Arteries carry blood away from the heart. They are the thickest blood vessels, with muscular walls that contract to keep the blood moving away from the heart and through the body. In the systemic circulation, oxygen-rich blood is pumped from the heart into the aorta. This huge artery curves up and back from the left ventricle, then heads down in front of the spinal column into the abdomen. Two coronary arteries branch off at the beginning of the aorta and divide into a network of smaller arteries that provide oxygen and nourishment to the muscles of the heart.
Keep a healthy weight. Your healthcare provider will probably check your weight and height to learn your BMI (body mass index). A BMI of 25 or higher means you are at greater risk for heart disease as well as diabetes (high blood sugar) and other health conditions. Extra fat around the middle of your body may increase your risk of heart disease. A man’s risk of heart disease is increased if his waist measures more than 40 inches. A woman’s risk is increased at 35 inches. Following a and being physically active might help you.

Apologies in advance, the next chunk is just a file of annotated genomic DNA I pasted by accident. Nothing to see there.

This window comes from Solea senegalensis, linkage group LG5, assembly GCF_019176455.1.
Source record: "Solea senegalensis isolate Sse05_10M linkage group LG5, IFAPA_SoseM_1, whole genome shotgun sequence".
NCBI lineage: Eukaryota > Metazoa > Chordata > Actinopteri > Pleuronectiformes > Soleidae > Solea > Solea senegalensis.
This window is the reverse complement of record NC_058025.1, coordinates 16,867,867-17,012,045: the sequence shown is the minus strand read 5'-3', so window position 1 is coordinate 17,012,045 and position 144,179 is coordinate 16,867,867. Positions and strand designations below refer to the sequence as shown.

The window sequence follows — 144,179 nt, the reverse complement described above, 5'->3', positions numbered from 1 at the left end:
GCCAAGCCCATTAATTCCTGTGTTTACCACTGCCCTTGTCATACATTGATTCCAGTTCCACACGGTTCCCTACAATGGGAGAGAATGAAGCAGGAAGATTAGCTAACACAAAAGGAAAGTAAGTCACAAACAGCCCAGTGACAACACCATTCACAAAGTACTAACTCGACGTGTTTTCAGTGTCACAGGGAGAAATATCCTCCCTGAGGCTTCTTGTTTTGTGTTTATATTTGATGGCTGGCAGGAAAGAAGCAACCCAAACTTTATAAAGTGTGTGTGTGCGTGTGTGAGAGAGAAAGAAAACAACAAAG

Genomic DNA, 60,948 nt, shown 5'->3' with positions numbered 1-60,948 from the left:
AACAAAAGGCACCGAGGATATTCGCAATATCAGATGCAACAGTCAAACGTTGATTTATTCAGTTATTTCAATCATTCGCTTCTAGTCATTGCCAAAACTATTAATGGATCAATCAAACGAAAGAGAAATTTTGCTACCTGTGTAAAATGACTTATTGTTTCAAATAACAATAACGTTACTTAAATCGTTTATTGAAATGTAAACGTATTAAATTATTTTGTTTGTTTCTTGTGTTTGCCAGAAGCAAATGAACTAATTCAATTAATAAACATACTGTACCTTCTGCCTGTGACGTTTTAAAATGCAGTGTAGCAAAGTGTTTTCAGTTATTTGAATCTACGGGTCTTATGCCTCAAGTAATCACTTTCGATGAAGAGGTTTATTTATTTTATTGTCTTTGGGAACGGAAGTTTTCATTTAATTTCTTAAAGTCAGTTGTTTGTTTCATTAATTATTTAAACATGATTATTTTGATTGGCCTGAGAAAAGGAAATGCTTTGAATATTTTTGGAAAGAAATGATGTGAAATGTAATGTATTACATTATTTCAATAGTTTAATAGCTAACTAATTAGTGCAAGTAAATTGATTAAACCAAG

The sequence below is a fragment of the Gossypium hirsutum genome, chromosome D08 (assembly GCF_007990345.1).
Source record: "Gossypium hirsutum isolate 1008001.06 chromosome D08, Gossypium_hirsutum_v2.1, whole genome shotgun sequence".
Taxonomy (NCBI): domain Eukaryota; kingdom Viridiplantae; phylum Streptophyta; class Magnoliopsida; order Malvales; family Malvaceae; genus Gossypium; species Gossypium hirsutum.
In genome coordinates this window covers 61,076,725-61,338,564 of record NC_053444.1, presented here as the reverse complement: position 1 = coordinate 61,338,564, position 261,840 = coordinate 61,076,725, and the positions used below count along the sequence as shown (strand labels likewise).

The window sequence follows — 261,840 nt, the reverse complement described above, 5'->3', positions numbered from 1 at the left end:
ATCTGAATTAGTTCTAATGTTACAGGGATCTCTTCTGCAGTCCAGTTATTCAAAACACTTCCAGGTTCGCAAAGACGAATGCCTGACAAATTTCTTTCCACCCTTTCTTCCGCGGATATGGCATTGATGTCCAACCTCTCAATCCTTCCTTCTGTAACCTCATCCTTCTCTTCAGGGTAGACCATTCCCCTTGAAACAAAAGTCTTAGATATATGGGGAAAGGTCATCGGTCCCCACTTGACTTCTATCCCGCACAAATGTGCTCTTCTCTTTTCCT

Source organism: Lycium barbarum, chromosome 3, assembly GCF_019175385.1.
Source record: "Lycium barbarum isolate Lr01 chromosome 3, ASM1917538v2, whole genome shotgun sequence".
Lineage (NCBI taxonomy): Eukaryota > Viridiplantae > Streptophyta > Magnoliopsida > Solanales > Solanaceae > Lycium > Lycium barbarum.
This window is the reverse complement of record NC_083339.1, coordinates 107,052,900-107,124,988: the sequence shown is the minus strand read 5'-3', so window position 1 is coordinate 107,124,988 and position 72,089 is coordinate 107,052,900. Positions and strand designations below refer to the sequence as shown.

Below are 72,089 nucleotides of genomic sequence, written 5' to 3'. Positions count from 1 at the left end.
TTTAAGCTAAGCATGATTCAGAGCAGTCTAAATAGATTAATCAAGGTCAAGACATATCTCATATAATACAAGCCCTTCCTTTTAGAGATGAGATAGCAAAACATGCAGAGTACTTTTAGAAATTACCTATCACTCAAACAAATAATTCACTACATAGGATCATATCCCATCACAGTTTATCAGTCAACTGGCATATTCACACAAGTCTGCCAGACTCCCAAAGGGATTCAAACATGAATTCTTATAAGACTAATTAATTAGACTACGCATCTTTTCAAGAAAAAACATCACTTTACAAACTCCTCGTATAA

If you smoke, quit. Smoking adds to the damage to artery walls. It’s never too late to get some benefit from . Quitting, even in later life, can over time, lower your risk of heart disease and cancer.
The National Heart, Lung, and Blood Institute suggests you ask your doctor the following questions to learn more about your risk for heart disease and what to do about it. Be sure to ask what you can do if you are told you are at increased risk or already have a heart problem.